The Tao of target setting
In theory, targets should help motivate employees. But assigning ever-more-ambitious targets in response to positive results can be counterproductive. IESE's Tony Dávila and co-authors study target setting in a large company with hundreds of branches and find that target setting works best when it takes into account the performance of other employees in similar roles.
If your top salespeople exceed their sales targets, do you raise those targets for the next year? What happens if a positive bump was only temporary and your best talent is left discouraged by performance goals that are ever harder to reach?
In other words, what is the best way to set targets that motivate, help with planning, but don't fall prey to the "ratchet effect"?
Carmen Aranda and Javier Arellano of the University of Navarra and Tony Dávila of IESE study ratcheting and target setting over five years at a large travel company. They conclude that setting relative targets, based on comparable peer performances and benchmarks, is better than looking at individuals' past performances alone. In other words, relative target setting enhances contracting to help supervisors avoid the ratchet effect, where employees deliberately reduce their efforts to lower future expectations.
The Ratchet Effect at Work
Too often, work targets are routine adjustments based simply on historical performance. This is known as ratcheting. Once employees recognize the predictable pattern, negative consequences may set in.
Over the long run, employees avoid exceeding targets if they know it will inflate future expectations. They may deliberately limit their efforts in a bid to temper future goals. This is known as the "ratchet effect" and it gets in the way of optimal firm performance.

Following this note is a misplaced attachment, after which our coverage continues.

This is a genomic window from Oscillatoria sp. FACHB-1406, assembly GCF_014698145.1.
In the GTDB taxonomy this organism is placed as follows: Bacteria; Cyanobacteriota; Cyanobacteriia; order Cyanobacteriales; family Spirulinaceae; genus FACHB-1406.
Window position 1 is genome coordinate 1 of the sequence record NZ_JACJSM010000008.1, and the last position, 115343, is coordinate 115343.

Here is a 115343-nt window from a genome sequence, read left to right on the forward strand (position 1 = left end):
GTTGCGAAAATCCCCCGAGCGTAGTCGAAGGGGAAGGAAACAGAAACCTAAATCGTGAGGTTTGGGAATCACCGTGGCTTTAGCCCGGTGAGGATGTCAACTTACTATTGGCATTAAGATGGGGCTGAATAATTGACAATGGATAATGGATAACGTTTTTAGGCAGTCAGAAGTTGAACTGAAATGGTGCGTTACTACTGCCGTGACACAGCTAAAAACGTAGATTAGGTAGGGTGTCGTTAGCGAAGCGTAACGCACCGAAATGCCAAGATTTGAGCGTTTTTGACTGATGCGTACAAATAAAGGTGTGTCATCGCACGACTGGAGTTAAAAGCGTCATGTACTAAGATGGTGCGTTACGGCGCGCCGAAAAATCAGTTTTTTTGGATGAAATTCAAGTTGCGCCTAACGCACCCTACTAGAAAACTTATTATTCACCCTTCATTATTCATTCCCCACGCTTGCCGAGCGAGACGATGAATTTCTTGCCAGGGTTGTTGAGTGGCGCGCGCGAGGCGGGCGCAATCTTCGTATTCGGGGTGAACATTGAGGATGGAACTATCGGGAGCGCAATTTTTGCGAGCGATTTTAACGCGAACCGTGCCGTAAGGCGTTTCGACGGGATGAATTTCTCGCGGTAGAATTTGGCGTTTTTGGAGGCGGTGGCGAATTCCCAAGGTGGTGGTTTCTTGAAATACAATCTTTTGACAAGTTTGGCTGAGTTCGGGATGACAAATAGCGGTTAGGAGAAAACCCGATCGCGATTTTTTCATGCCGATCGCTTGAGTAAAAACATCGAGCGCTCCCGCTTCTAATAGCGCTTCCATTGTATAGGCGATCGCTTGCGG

For supervisors, it is key to know if great results come from temporary or permanent improvements. Increased efforts are considered temporary because there are limits to how much individual effort can be increased over time. If targets are ratcheted up, extraordinary (distorted) efforts cannot possibly be sustained over the long run.
In contrast, when productivity gains stem from greater efficiency, such as the introduction of new technology, they are more likely to persist.
A Study of Branches
The co-authors study 376 branches of a large retail travel company. The branches, located in 18 distinct regions, all sell the same products, have a similar size and complexity, and have similar marketing and operations practices. In other words, comparing the branches' performances and target setting practices over five years allows the researchers to glean some very practical insights.
Taking into account the performance metrics of other, similar units allows managers to observe if positive (or negative) trends are likely to be temporary or permanent and adjust targets accordingly to the new objectives.
The co-authors note that ratcheting targets upwards goes better with permanent efficiency gains, when a rising tide is lifting all ships. In this scenario, individual employees tend to recognize that limiting their own efforts will have a limited impact. In contrast, the savvy managers look to the firm averages to limit ratcheting if their employees' gains came from extraordinary individual efforts.
Meanwhile, shrewd managers set new targets based on general performance results seen throughout the company, and not on positive results that are due to extraordinary individual efforts and are, therefore, unsustainable.
Better Information, Better Targets
Relative target setting can incorporate information from other branches, divisions and even industry competitors. Relative target setting improves the quality of supervisors' targets for better results.
Overall, by having more information to work with — information that looks sideways and not just at the past to set goals — companies can reduce negative effects of ratcheting, while motivating employees more effectively to maximize efforts for everyone's benefit.